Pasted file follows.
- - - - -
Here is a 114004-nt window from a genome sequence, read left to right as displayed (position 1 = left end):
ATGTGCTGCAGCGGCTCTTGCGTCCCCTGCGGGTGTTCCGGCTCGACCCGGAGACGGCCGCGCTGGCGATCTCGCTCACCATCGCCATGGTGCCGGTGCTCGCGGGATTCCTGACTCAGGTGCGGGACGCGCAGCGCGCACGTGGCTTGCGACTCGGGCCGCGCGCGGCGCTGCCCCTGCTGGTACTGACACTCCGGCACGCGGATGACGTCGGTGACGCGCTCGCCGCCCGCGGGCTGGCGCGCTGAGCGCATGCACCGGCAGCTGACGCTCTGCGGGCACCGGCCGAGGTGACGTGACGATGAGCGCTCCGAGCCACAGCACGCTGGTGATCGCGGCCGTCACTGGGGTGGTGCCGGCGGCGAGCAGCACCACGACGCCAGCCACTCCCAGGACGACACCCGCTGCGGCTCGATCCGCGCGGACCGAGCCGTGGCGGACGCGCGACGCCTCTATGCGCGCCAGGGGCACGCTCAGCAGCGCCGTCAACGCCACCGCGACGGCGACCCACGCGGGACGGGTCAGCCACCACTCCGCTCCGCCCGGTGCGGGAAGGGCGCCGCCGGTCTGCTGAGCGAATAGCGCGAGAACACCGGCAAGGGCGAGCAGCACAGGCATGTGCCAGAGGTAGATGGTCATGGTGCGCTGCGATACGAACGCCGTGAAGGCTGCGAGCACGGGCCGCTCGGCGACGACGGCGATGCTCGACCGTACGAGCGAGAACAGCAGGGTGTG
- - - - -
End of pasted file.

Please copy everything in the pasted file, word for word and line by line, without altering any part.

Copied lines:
Here is a 114004-nt window from a genome sequence, read left to right as displayed (position 1 = left end):
ATGTGCTGCAGCGGCTCTTGCGTCCCCTGCGGGTGTTCCGGCTCGACCCGGAGACGGCCGCGCTGGCGATCTCGCTCACCATCGCCATGGTGCCGGTGCTCGCGGGATTCCTGACTCAGGTGCGGGACGCGCAGCGCGCACGTGGCTTGCGACTCGGGCCGCGCGCGGCGCTGCCCCTGCTGGTACTGACACTCCGGCACGCGGATGACGTCGGTGACGCGCTCGCCGCCCGCGGGCTGGCGCGCTGAGCGCATGCACCGGCAGCTGACGCTCTGCGGGCACCGGCCGAGGTGACGTGACGATGAGCGCTCCGAGCCACAGCACGCTGGTGATCGCGGCCGTCACTGGGGTGGTGCCGGCGGCGAGCAGCACCACGACGCCAGCCACTCCCAGGACGACACCCGCTGCGGCTCGATCCGCGCGGACCGAGCCGTGGCGGACGCGCGACGCCTCTATGCGCGCCAGGGGCACGCTCAGCAGCGCCGTCAACGCCACCGCGACGGCGACCCACGCGGGACGGGTCAGCCACCACTCCGCTCCGCCCGGTGCGGGAAGGGCGCCGCCGGTCTGCTGAGCGAATAGCGCGAGAACACCGGCAAGGGCGAGCAGCACAGGCATGTGCCAGAGGTAGATGGTCATGGTGCGCTGCGATACGAACGCCGTGAAGGCTGCGAGCACGGGCCGCTCGGCGACGACGGCGATGCTCGACCGTACGAGCGAGAACAGCAGGGTGTG